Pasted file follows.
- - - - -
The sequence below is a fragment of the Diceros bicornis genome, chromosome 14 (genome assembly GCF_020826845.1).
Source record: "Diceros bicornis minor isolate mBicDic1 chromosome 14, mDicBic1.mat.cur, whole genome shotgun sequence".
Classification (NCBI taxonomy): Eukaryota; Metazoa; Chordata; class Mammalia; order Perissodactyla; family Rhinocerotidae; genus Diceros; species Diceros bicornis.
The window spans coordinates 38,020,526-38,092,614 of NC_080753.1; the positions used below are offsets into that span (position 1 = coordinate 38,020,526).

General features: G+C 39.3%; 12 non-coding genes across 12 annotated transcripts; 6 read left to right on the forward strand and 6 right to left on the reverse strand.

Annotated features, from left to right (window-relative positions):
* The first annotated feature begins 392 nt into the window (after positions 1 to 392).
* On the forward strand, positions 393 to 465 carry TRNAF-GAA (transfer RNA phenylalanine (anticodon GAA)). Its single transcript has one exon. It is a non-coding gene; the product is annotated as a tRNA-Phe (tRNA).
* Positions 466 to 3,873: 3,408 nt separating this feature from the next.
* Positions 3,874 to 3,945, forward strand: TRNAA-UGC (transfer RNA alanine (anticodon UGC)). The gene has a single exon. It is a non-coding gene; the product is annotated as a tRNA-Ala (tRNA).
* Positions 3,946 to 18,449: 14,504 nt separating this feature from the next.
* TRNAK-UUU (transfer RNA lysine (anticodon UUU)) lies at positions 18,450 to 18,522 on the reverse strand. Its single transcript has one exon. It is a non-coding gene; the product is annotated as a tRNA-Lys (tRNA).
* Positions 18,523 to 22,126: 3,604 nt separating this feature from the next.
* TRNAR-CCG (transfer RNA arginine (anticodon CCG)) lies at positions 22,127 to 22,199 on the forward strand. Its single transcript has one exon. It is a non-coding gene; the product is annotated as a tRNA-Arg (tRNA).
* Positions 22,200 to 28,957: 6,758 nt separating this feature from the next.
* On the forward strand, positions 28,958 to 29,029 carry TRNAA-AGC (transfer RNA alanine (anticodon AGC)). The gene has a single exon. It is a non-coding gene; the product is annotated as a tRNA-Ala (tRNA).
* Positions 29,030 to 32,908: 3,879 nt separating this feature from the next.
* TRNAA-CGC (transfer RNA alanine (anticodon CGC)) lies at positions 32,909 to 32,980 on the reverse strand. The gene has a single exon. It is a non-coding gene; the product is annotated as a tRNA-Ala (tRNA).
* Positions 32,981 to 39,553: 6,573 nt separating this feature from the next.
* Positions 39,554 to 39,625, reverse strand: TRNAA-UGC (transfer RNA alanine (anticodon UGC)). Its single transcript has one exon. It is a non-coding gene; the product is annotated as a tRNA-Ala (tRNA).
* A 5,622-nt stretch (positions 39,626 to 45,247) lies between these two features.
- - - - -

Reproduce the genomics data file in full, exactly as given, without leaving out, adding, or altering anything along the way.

The sequence below is a fragment of the Diceros bicornis genome, chromosome 14 (genome assembly GCF_020826845.1).
Source record: "Diceros bicornis minor isolate mBicDic1 chromosome 14, mDicBic1.mat.cur, whole genome shotgun sequence".
Classification (NCBI taxonomy): Eukaryota; Metazoa; Chordata; class Mammalia; order Perissodactyla; family Rhinocerotidae; genus Diceros; species Diceros bicornis.
The window spans coordinates 38,020,526-38,092,614 of NC_080753.1; the positions used below are offsets into that span (position 1 = coordinate 38,020,526).

General features: G+C 39.3%; 12 non-coding genes across 12 annotated transcripts; 6 read left to right on the forward strand and 6 right to left on the reverse strand.

Annotated features, from left to right (window-relative positions):
* The first annotated feature begins 392 nt into the window (after positions 1 to 392).
* On the forward strand, positions 393 to 465 carry TRNAF-GAA (transfer RNA phenylalanine (anticodon GAA)). Its single transcript has one exon. It is a non-coding gene; the product is annotated as a tRNA-Phe (tRNA).
* Positions 466 to 3,873: 3,408 nt separating this feature from the next.
* Positions 3,874 to 3,945, forward strand: TRNAA-UGC (transfer RNA alanine (anticodon UGC)). The gene has a single exon. It is a non-coding gene; the product is annotated as a tRNA-Ala (tRNA).
* Positions 3,946 to 18,449: 14,504 nt separating this feature from the next.
* TRNAK-UUU (transfer RNA lysine (anticodon UUU)) lies at positions 18,450 to 18,522 on the reverse strand. Its single transcript has one exon. It is a non-coding gene; the product is annotated as a tRNA-Lys (tRNA).
* Positions 18,523 to 22,126: 3,604 nt separating this feature from the next.
* TRNAR-CCG (transfer RNA arginine (anticodon CCG)) lies at positions 22,127 to 22,199 on the forward strand. Its single transcript has one exon. It is a non-coding gene; the product is annotated as a tRNA-Arg (tRNA).
* Positions 22,200 to 28,957: 6,758 nt separating this feature from the next.
* On the forward strand, positions 28,958 to 29,029 carry TRNAA-AGC (transfer RNA alanine (anticodon AGC)). The gene has a single exon. It is a non-coding gene; the product is annotated as a tRNA-Ala (tRNA).
* Positions 29,030 to 32,908: 3,879 nt separating this feature from the next.
* TRNAA-CGC (transfer RNA alanine (anticodon CGC)) lies at positions 32,909 to 32,980 on the reverse strand. The gene has a single exon. It is a non-coding gene; the product is annotated as a tRNA-Ala (tRNA).
* Positions 32,981 to 39,553: 6,573 nt separating this feature from the next.
* Positions 39,554 to 39,625, reverse strand: TRNAA-UGC (transfer RNA alanine (anticodon UGC)). Its single transcript has one exon. It is a non-coding gene; the product is annotated as a tRNA-Ala (tRNA).
* A 5,622-nt stretch (positions 39,626 to 45,247) lies between these two features.